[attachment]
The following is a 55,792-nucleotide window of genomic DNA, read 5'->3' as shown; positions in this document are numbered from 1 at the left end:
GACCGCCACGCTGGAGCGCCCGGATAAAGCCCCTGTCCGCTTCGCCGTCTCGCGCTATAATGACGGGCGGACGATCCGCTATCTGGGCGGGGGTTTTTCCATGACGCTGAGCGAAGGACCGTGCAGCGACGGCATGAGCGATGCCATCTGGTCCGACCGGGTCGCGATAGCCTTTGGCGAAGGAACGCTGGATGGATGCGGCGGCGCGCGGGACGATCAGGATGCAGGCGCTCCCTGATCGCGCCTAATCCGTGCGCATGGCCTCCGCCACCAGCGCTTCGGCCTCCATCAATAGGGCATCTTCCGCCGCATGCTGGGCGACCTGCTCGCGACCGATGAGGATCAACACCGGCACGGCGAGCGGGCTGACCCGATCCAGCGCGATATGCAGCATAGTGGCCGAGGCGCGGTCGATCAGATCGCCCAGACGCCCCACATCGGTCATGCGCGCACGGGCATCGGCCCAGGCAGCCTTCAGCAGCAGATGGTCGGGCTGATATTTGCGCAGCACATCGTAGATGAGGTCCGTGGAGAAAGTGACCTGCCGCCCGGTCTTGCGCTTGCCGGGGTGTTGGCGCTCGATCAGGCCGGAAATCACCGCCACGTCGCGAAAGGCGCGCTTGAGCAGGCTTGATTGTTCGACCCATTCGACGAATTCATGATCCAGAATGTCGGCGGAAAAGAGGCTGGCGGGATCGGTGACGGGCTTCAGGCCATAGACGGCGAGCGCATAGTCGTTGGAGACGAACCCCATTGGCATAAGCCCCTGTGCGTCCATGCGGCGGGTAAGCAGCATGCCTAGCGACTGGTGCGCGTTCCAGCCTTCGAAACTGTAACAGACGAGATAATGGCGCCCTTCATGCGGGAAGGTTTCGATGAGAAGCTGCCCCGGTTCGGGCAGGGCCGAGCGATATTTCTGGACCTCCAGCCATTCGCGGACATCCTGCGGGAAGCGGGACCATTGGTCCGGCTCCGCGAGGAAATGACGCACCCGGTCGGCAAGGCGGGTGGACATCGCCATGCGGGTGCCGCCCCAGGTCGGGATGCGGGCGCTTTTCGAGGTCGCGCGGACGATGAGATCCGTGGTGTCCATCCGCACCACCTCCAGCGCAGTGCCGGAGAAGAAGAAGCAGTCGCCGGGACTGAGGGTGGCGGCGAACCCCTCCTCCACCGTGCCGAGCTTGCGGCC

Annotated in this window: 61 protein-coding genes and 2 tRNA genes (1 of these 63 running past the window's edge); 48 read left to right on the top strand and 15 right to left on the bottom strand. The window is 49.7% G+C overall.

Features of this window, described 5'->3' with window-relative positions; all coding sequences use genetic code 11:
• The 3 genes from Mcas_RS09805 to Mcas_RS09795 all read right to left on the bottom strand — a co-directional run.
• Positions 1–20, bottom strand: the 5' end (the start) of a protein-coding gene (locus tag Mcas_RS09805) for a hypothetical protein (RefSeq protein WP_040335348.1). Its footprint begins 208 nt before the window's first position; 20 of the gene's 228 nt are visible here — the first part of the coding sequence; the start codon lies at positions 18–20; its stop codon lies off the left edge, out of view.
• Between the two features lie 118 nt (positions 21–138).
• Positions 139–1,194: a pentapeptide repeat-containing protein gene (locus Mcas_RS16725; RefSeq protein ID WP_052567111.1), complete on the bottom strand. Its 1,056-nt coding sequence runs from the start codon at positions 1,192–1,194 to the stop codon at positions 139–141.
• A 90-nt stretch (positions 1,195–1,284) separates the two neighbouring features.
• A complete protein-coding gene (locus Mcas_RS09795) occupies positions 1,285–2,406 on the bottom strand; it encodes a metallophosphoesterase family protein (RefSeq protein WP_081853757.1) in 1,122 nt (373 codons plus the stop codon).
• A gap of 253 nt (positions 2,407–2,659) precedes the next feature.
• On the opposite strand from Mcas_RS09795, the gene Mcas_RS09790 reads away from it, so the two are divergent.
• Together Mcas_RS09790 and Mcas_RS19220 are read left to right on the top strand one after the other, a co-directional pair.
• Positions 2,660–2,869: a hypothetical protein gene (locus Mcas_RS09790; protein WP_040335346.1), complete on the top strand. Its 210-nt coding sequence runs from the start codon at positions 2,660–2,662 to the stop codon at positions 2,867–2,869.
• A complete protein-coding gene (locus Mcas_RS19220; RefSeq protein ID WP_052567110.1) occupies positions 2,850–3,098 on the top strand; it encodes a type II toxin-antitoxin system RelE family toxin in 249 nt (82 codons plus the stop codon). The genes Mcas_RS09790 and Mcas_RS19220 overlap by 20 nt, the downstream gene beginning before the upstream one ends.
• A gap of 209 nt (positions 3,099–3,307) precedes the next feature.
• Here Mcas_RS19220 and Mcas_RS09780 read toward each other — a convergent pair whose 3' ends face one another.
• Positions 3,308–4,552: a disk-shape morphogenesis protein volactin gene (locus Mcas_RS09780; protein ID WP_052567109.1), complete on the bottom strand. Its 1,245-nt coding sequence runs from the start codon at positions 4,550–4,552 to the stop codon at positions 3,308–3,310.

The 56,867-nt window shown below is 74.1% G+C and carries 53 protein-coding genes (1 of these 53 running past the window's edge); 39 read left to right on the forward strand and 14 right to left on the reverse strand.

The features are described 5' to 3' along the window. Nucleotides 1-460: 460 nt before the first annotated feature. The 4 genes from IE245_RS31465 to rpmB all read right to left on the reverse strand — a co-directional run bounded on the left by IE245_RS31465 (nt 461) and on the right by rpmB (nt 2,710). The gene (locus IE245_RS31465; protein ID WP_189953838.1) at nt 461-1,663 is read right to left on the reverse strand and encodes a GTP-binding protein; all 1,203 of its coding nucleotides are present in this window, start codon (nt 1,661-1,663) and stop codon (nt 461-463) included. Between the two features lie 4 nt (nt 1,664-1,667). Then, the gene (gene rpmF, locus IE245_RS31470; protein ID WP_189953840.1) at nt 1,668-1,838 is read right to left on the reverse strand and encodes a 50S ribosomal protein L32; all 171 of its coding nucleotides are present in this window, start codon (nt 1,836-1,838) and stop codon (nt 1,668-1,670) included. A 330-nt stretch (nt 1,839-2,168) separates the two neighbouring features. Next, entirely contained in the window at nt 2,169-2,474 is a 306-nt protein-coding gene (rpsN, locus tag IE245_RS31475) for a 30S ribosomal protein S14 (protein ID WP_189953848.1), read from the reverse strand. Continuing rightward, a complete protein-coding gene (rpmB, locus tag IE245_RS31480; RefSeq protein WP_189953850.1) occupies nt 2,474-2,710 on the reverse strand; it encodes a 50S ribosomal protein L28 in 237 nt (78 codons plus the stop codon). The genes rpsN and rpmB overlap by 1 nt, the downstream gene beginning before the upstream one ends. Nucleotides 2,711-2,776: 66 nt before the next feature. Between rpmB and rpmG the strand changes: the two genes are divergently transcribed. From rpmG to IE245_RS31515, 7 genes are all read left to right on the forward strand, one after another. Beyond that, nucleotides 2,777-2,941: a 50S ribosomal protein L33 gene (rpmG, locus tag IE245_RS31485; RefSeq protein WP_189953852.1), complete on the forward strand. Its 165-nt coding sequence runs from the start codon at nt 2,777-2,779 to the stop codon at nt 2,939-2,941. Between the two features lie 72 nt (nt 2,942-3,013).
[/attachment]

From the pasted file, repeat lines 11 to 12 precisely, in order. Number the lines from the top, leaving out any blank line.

• A gap of 253 nt (positions 2,407–2,659) precedes the next feature.
• On the opposite strand from Mcas_RS09795, the gene Mcas_RS09790 reads away from it, so the two are divergent.